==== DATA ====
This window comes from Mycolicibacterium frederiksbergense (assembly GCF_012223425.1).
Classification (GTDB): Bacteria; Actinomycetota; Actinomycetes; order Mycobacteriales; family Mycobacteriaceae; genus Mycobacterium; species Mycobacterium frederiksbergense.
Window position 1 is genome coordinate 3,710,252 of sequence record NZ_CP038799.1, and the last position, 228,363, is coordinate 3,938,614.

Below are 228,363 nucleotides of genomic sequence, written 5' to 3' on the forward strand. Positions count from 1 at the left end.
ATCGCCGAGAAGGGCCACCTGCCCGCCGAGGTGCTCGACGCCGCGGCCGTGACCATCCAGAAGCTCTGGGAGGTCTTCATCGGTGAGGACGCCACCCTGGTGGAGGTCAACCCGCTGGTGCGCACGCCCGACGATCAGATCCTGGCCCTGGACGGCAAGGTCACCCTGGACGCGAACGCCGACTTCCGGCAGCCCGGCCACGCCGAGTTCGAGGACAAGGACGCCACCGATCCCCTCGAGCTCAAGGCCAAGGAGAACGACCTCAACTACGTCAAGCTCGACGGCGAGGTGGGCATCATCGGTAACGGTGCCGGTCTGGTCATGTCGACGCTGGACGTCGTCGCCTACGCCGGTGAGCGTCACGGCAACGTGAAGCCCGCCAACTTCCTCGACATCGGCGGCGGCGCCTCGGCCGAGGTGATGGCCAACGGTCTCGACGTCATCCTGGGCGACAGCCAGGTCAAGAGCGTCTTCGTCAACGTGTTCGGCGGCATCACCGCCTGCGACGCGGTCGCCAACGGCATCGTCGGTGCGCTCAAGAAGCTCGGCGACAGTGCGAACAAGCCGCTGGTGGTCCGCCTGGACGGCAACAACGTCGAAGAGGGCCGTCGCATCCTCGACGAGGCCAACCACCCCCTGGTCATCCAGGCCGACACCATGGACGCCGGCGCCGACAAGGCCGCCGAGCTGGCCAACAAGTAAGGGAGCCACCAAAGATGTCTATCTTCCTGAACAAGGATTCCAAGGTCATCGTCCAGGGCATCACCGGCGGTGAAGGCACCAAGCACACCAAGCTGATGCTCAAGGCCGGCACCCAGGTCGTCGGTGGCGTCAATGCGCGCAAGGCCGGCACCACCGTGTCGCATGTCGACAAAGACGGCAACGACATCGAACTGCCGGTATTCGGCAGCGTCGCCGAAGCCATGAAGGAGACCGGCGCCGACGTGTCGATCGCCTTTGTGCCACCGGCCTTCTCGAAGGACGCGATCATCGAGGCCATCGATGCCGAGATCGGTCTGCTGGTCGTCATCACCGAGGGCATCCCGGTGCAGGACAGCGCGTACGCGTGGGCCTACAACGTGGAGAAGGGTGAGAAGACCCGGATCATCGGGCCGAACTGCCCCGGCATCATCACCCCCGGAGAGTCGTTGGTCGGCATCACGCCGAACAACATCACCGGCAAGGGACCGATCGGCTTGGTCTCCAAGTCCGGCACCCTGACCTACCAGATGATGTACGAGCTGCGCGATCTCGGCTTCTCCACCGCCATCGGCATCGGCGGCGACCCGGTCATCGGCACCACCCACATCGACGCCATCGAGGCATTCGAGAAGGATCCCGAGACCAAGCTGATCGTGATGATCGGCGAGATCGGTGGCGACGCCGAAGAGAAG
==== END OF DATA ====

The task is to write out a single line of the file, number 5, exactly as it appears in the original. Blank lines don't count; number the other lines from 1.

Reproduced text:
ATCGCCGAGAAGGGCCACCTGCCCGCCGAGGTGCTCGACGCCGCGGCCGTGACCATCCAGAAGCTCTGGGAGGTCTTCATCGGTGAGGACGCCACCCTGGTGGAGGTCAACCCGCTGGTGCGCACGCCCGACGATCAGATCCTGGCCCTGGACGGCAAGGTCACCCTGGACGCGAACGCCGACTTCCGGCAGCCCGGCCACGCCGAGTTCGAGGACAAGGACGCCACCGATCCCCTCGAGCTCAAGGCCAAGGAGAACGACCTCAACTACGTCAAGCTCGACGGCGAGGTGGGCATCATCGGTAACGGTGCCGGTCTGGTCATGTCGACGCTGGACGTCGTCGCCTACGCCGGTGAGCGTCACGGCAACGTGAAGCCCGCCAACTTCCTCGACATCGGCGGCGGCGCCTCGGCCGAGGTGATGGCCAACGGTCTCGACGTCATCCTGGGCGACAGCCAGGTCAAGAGCGTCTTCGTCAACGTGTTCGGCGGCATCACCGCCTGCGACGCGGTCGCCAACGGCATCGTCGGTGCGCTCAAGAAGCTCGGCGACAGTGCGAACAAGCCGCTGGTGGTCCGCCTGGACGGCAACAACGTCGAAGAGGGCCGTCGCATCCTCGACGAGGCCAACCACCCCCTGGTCATCCAGGCCGACACCATGGACGCCGGCGCCGACAAGGCCGCCGAGCTGGCCAACAAGTAAGGGAGCCACCAAAGATGTCTATCTTCCTGAACAAGGATTCCAAGGTCATCGTCCAGGGCATCACCGGCGGTGAAGGCACCAAGCACACCAAGCTGATGCTCAAGGCCGGCACCCAGGTCGTCGGTGGCGTCAATGCGCGCAAGGCCGGCACCACCGTGTCGCATGTCGACAAAGACGGCAACGACATCGAACTGCCGGTATTCGGCAGCGTCGCCGAAGCCATGAAGGAGACCGGCGCCGACGTGTCGATCGCCTTTGTGCCACCGGCCTTCTCGAAGGACGCGATCATCGAGGCCATCGATGCCGAGATCGGTCTGCTGGTCGTCATCACCGAGGGCATCCCGGTGCAGGACAGCGCGTACGCGTGGGCCTACAACGTGGAGAAGGGTGAGAAGACCCGGATCATCGGGCCGAACTGCCCCGGCATCATCACCCCCGGAGAGTCGTTGGTCGGCATCACGCCGAACAACATCACCGGCAAGGGACCGATCGGCTTGGTCTCCAAGTCCGGCACCCTGACCTACCAGATGATGTACGAGCTGCGCGATCTCGGCTTCTCCACCGCCATCGGCATCGGCGGCGACCCGGTCATCGGCACCACCCACATCGACGCCATCGAGGCATTCGAGAAGGATCCCGAGACCAAGCTGATCGTGATGATCGGCGAGATCGGTGGCGACGCCGAAGAGAAG